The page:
Take the 2-minute tour ×
Unix & Linux Stack Exchange is a question and answer site for users of Linux, FreeBSD and other Un*x-like operating systems.. It's 100% free, no registration required.

What would be the most straightforward way of making a GET request to a url over HTTPS, and getting the raw, unparsed response?

Could this be achieved with curl? If so, what options would you need to use?

share|improve this question

4 Answers 4

Here's a simple way that comes to mind

echo 'GET / HTTP/1.1
Host: google.com

' | openssl s_client -quiet -connect google.com:443 2>/dev/null
share|improve this answer

If you want to use curl, this should work:

curl -D - https://www.google.com/

Note, however, that this is not exactly the raw response. For instance chunked transfer encoding will not be visible in the response. Using --raw solves this, also verbose mode (-v) is useful, too and -i shows the headers before the response body:

curl -iv --raw https://www.google.com/

If you want to use a pager like less on the result, it is also necessary to disable the progress-bar (-s):

curl -ivs --raw https://www.google.com/ | less

Depending on what you want to do this may or may not be a problem.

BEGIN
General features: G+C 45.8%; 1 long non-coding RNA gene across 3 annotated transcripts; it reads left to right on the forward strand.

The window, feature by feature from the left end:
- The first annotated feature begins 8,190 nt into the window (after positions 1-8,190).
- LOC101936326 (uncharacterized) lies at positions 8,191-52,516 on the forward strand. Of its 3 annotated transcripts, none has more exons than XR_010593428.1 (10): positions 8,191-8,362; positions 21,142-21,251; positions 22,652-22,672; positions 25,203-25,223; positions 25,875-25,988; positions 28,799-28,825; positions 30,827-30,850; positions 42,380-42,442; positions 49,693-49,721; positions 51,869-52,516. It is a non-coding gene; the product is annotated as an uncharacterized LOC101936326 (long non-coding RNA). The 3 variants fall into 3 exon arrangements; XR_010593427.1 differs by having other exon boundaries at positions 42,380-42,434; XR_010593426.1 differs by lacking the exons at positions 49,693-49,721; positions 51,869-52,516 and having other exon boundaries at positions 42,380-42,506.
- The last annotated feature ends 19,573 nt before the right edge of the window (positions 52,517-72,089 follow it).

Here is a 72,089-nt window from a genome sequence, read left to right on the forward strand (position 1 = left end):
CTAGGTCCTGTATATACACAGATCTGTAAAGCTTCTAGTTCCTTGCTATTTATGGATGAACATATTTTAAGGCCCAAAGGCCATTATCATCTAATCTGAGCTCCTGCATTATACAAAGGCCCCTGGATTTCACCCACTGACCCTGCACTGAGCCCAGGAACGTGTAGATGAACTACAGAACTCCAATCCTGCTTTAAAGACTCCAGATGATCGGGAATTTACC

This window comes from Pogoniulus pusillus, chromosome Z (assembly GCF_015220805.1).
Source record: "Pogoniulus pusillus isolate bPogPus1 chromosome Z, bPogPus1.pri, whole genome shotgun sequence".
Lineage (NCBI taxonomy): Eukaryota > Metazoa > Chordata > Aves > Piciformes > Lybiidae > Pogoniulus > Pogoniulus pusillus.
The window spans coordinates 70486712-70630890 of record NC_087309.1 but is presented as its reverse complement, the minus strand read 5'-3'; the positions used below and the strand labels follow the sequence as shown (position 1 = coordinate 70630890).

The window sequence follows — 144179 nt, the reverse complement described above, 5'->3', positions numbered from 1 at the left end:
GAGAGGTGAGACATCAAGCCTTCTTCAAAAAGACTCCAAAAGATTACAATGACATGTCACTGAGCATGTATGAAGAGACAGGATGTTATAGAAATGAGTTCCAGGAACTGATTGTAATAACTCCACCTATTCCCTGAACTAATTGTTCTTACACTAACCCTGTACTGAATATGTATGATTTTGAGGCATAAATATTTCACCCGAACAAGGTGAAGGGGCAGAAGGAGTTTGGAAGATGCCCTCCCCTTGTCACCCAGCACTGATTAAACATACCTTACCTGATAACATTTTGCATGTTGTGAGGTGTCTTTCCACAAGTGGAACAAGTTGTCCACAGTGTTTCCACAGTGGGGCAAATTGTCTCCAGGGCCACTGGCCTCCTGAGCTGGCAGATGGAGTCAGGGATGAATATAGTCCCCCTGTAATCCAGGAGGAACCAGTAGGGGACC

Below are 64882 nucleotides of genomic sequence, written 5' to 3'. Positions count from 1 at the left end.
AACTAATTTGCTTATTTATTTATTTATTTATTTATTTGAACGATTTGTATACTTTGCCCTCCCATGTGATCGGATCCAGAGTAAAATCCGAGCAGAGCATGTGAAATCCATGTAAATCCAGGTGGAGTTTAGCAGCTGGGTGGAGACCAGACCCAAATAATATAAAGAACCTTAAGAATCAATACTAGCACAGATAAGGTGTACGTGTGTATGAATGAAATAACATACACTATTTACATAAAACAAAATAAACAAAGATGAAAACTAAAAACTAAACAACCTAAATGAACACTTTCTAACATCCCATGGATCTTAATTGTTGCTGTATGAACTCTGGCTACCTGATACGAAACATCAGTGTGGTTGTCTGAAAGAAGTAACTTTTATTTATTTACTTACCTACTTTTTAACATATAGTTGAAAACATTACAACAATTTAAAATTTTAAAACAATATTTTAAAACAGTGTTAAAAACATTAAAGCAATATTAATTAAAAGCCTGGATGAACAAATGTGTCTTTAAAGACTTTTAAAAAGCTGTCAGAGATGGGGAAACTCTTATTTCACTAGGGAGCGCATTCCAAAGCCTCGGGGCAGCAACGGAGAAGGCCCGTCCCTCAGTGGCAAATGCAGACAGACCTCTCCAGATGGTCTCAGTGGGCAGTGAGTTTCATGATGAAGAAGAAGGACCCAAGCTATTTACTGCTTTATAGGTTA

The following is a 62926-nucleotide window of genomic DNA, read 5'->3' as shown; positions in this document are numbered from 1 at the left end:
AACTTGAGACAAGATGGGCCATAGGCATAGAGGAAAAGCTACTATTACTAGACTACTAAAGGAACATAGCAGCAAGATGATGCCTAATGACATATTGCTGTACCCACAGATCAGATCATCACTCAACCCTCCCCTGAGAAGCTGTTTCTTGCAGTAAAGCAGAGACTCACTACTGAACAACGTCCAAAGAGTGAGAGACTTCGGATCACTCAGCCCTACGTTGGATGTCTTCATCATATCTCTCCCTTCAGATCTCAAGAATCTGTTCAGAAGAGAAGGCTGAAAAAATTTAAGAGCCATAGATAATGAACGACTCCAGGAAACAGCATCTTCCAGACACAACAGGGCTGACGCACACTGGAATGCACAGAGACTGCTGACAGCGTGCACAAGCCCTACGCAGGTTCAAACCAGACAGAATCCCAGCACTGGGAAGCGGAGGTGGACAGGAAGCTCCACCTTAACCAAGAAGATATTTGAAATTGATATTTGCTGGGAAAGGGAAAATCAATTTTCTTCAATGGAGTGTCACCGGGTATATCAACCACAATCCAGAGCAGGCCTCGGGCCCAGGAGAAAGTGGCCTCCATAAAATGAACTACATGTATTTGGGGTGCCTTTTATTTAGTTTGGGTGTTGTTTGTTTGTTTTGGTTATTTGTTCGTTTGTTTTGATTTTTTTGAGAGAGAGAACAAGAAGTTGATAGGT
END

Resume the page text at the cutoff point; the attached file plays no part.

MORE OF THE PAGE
What you do get is all HTTP response headers and the document at the requested URL.

share|improve this answer

It's not curl, but it should be available on almost all Unices:

wget -S --spider https://encrypted.site

If the status messages bother you:

wget -S --spider https://encrypted.site 2>&1 | awk '/^  /'

If you want CRLF line endings:

wget -S --spider https://encrypted.site 2>&1 | awk '/^  / { sub(/$/,"\r"); print }'
share|improve this answer
    
Do you know if this would preserve the \r\n characters in the response? –  Acorn Jan 19 '12 at 0:04
    
@Acorn - First of all, not all webservers will respond with \r\n as a line ending. I don't believe this will preserve it in any case, but if that matters to you, I'll add a way of getting that result in the answer. –  Chris Down Jan 19 '12 at 8:05
$ GET -e https://www.google.com

On Debian/Ubuntu distros belongs to the package lwp-request.

share|improve this answer

Your Answer

 
discard

By posting your answer, you agree to the privacy policy and terms of service.

Not the answer you're looking for? Browse other questions tagged or ask your own question.